The Big Reveal

*and no, I’m not writing a review of the Lost finale. I actually didn’t even watch it.

Today I’m writing about a type of scene that we come across a lot in YA fiction, particularly YA Fantasy and Paranormal. It’s a scene that I have just finished rewriting for the tenth or maybe fifteenth time in my own WiP. I’m talking about . . .

The Big Reveal Scene

You know the type. The scene where Main Character is told that she has Fill In the Blank Power. Or that she’s actually a Fill In the Blank Paranormal/Fantasy Creature.

Or when Main Character’s gloriously Hot New Crush reveals that he is actually Fill In the Blank Paranormal/Fantasy Creature. Or that he has Fill In the Blank Power.

These scenes are inevitable in any story where the fantastical and paranormal are thrown into a real world setting. And a lot can ride on them. Haven’t we all read a book where we thought, sheesh, she accepted that pretty easily. Or, hello when is she going to just freaking accept that this isn’t a dream?!

In my slaving over my own Big Reveal Scene in my WiP, I’ve tried to pinpoint exactly what makes these scenes work. Here’s my rough list:

1.Balance
This is the vital ingredient, and the most vague concept. When faced with a startling truth, characters have to struggle with accepting it. Especially if this fact challenges their concept of reality.
However no reader wants to slog through twelve chapters of the Main Characters refusing to believe what is right in front of their eyes. It just gets old. Frankly, I think readers want to move along as quickly as realistically possible. Realistic being the operative word.

2.Strong Characters
This seems like a no-brainer. You need this in any story. True. However I do think that strong characters are vital in pulling off the Big Reveal Scene (BRS.) If you don’t have well defined characters, the risk is that you will fall into the dreaded Cliche Reactions. Readers are smart. If they feel like your character “would never act that way” than you risk losing them.

Ideally, your BRS will breeze by without a wince because your characters are reacting exactly how they “really would.” Know what I mean?

3.Mix it up a Little
So many times, the BRS are two talking heads in a room. All necessary info is shared. Reactions are made. Then a form of acceptance. End Scene.

If you think about it, this moment has the potential to be very exciting. This is a chance to show us exactly what Fill in the Blank Power/Fill in the Blank Paranormal creature can do. Dazzle and distract us. We might be more forgiving of any lack in the actual dialogue. (Maybe. I’m a pretty easy going reader. Others demand perfection. Just something to keep in mind. No pressure . . .)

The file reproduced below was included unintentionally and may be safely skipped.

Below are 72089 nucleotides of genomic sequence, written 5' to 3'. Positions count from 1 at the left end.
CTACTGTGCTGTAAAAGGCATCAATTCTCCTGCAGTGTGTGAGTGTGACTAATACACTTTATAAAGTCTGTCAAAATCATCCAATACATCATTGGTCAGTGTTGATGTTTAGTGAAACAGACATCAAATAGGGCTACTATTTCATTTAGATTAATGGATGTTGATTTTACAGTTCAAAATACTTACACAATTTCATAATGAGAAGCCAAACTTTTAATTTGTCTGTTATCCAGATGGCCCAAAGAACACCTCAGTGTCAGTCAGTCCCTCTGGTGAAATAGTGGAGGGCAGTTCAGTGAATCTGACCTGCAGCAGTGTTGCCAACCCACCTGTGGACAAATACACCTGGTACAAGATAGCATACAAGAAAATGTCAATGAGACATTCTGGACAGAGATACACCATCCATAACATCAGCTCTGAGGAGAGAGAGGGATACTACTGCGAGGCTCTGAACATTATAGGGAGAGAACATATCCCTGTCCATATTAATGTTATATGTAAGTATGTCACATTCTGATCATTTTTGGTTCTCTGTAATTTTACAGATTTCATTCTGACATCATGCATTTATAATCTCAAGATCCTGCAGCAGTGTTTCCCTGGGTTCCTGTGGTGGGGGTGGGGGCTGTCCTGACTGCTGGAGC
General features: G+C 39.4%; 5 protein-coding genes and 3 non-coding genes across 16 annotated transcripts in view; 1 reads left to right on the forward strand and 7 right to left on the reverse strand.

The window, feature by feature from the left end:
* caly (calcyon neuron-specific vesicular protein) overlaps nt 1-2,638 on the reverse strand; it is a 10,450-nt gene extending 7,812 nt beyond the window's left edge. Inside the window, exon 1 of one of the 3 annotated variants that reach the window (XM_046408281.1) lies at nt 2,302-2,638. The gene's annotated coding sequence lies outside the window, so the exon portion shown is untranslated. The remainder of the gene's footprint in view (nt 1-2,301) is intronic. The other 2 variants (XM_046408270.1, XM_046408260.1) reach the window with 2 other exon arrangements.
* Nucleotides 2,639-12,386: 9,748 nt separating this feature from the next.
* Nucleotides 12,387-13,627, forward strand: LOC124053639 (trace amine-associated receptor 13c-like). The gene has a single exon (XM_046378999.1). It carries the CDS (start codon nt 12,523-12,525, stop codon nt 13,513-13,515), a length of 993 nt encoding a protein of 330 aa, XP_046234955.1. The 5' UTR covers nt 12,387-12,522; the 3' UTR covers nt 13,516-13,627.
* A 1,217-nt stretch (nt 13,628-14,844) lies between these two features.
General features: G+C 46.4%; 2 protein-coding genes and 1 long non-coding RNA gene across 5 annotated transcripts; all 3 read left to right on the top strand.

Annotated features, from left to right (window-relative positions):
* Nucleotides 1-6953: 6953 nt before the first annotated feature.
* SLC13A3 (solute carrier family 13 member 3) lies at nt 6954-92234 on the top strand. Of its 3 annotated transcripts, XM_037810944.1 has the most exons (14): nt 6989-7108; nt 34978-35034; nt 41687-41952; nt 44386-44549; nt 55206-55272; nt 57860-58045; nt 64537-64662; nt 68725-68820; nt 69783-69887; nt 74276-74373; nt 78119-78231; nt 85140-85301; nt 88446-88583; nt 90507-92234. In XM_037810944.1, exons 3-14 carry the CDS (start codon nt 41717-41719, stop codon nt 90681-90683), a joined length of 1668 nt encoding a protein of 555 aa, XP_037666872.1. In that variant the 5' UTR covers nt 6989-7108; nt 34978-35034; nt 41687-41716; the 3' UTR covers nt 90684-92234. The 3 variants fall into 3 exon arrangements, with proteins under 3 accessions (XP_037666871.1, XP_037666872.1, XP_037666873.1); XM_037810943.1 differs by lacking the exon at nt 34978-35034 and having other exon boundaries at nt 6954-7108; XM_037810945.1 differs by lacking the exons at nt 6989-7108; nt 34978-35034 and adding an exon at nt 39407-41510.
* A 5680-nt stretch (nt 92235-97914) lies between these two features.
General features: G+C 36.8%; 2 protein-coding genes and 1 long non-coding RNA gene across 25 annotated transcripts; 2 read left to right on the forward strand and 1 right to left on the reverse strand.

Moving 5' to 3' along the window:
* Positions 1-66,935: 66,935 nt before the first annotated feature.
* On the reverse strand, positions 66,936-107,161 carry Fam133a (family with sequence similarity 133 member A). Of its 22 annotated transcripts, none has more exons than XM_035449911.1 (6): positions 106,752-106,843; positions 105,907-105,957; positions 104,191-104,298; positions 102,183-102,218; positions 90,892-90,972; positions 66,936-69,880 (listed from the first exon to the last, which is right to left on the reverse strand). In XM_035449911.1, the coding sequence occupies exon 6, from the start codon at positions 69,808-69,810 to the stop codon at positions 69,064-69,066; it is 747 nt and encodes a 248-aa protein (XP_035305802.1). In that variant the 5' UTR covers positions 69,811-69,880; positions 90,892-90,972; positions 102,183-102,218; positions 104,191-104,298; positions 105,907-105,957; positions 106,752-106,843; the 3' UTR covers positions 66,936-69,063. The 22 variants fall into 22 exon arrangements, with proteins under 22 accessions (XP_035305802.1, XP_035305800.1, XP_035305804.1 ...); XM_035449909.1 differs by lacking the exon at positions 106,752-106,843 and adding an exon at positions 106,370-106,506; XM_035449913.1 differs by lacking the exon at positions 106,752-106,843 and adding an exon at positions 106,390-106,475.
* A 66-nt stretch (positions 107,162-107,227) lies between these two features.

So there’s my rough list. I know there are many more points you could add to it. What do you think? Have you ever written a BRS? How did you pull it off? Any tips? (Because, frankly, I feel like my WiP’s BRS is still not just right.) Please do share.

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Maybe I ain’t the blogging kind

This is Just to Say

I have switched
to Twitter
instead of
blogging.

which is
probably not
a huge loss to you,
but anyway

Forgive me.
Twitter’s just so short
and fun
and manageable.

(*no, this is not my blogging swan song. :) But I am much more active on Twitter, so if for some odd reason you have been missing me, feel free to follow me there.)

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Dreams come true!!

Today, I head out of town to buy a minivan!!! Every mom’s dream!

(Did I getcha? Did you see my post title and think I had amazing, writing related news? *grin* Sorry, I’m feeling a little cheeky this morning.)

In truth, my feelings on the purchase of a minivan are fairly neutral. I can’t say I’ve dreamed of owning one, but I’m not one of those people loathe the idea. Truth is, it may not be the coolest car out there, but it will fill our needs in the most price and fuel efficient way. So there you go.

As far as writing related news, nothing dramatic to report. I’m busying away on edits. This is the first time I’ve ever had to add words in the revision process. It’s surprisingly hard. After taking a few weeks to ponder, and getting some great feedback from a beta, I’m pretty sure I have some solid areas to expand. However, for me, editing has always been all about cutting. So it just feels weird.

*lovingly strokes Delete key* Next editing round, baby. Next round.

Anyway, here’s hoping I can still get some work done on my little minivan-purchasing pleasure cruise. I’ll see you all when I come back next week!

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